This week, California Governor Gavin Newsom begins the most liberal governorship in the state’s history, with a long list of campaign promises made to politically influential supporters. This includes the California Teachers Association, which has fought tooth and nail against charter schools and against teacher tenure and merit-based-pay reforms and which firmly expects the continuation of the state’s failed education status quo. It also includes the California Nurses Association, which is one of the most vocal supporters of a single-payer (“Medicare for All”) health care system in California, which would cost more than twice as much as the entire state budget.

Newsom’s proposals are indeed expensive. His agenda also includes trying to build up to 3.5 million new housing units with substantial public investment, but without addressing regulatory inefficiencies that drive up construction costs,  spending more on higher education, on green energy and reducing carbon emissions, and on universal preschool, to name just a few items.

The cost of Newsom’s agenda is also driven up by what he is not doing, in addition to what he wants to do. Newsom has no plan for state pension reform, nor does he seem to have much of an interest in addressing pensions, which is one of the most critical fiscal issues facing the state. And if Newsom were to go against the teacher unions that supported him and implement teacher tenure and compensation reforms, then learning outcomes would rise significantly, which in turn would raise future California incomes by as much as $16.6 trillion.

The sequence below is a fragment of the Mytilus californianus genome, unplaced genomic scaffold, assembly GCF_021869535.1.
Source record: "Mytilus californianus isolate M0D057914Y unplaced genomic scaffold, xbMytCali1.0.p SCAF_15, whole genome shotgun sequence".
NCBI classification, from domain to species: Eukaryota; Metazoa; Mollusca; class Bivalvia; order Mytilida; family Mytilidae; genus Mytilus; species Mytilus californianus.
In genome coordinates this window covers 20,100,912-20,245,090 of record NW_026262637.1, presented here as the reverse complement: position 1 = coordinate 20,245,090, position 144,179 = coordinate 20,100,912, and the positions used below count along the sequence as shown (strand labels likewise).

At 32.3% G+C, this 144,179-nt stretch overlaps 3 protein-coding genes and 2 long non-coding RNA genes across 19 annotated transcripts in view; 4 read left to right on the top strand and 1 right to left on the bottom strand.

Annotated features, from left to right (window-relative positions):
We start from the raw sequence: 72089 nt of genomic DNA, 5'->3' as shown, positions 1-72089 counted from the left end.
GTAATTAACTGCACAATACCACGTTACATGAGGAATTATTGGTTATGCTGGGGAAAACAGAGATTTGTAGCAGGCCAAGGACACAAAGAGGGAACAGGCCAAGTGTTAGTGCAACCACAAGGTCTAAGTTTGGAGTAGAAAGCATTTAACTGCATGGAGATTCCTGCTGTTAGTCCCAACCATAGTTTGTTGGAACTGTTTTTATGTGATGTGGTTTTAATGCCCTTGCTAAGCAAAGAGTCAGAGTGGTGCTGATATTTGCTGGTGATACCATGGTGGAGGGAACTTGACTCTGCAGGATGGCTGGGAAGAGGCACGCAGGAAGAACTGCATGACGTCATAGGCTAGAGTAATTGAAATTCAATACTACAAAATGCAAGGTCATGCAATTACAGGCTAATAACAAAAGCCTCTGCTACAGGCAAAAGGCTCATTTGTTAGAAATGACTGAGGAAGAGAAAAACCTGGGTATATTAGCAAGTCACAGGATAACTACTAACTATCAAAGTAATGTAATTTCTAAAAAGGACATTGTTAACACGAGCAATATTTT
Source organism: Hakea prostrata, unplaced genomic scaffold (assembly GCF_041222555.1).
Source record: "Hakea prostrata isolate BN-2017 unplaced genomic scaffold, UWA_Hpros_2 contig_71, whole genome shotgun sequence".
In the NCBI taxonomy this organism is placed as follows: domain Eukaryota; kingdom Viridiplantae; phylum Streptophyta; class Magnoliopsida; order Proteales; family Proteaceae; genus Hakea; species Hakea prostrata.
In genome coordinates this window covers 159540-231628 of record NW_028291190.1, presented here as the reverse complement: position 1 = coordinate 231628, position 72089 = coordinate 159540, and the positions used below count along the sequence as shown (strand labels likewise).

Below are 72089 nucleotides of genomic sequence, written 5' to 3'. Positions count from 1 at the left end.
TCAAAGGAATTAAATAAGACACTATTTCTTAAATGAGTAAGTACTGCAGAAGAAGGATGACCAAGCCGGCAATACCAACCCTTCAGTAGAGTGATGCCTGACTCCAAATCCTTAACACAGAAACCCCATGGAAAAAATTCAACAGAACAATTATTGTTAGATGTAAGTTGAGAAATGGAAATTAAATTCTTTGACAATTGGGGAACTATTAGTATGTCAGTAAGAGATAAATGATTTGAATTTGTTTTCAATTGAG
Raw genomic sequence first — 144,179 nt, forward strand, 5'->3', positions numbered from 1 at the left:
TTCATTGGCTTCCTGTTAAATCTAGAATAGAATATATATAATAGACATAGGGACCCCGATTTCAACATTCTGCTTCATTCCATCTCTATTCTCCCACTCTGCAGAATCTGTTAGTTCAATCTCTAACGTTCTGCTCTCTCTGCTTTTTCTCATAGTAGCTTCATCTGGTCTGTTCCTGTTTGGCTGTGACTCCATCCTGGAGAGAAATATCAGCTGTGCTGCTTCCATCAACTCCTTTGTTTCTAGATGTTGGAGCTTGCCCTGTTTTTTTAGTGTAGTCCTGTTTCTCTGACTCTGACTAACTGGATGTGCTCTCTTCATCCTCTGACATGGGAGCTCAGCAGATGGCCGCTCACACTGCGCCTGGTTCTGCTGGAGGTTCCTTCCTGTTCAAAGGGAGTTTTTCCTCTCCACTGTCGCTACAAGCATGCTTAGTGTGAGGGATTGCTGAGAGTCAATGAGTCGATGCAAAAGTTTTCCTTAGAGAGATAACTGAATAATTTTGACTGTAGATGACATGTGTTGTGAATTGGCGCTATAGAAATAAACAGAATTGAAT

Much of Newsom’s $58 million in campaign contributions for last year’s governor’s race came from San Francisco, Silicon Valley, and the most expensive neighborhoods in Los Angeles, in which both incomes and political preferences differ considerably from those in California’s Central Valley and other locations far from the coast.

The economic reality is that California is one of the most challenging states to live in for all but the highest earners. The statistics presented below highlight this fact by showing that California is among the worst performing states in the country on a number of key economic dimensions that particularly affect low- and middle-income earners.

The negatives include very expensive housing, extremely high homelessness and poverty, a high tax burden, a negative business climate, high traffic congestion, poorly performing K–12 schools, and public infrastructure that is in poor condition, despite the fifth highest level of state government spending in the country.

Poverty rate: 50th

Housing affordability: 49th

Cost of living: 49th

Inflation-adjusted household income: 27th

Tax rate for top earners: 50th

Sales tax rate: 50th

Business taxes: 49th

Overall tax burden: 40th

Business climate: 47th, 48th, 50th

Infrastructure quality: average grade of D+

Traffic congestion: 47th

K–12 learning outcomes: 42nd

Homelessness rate: 50th

Gavin Newsom’s politics have changed substantially since he first became a member of the San Francisco Board of Supervisors back in 1997, when he was a fiscal conservative and opposed tax increases, when he was strongly pro-development, and when he supported charter schools and competition within K–12 education. For the tens of millions of Californians who are now struggling, including the 38 percent of Californians who live at or near the poverty line, the 1997 Newsom would offer much more hope for a better future than today’s Newsom.

But as Newsom begins to find out just how hard it is to help the many Californians whose lives are nothing like those of his most well-heeled and self-interested donors, perhaps he will choose to tack back to the principles that he had when he first entered politics. If he doesn’t, then he will be confronting a state fiscal train wreck that will ultimately force him to do an about-face. Let’s hope he sees this sooner rather than later.

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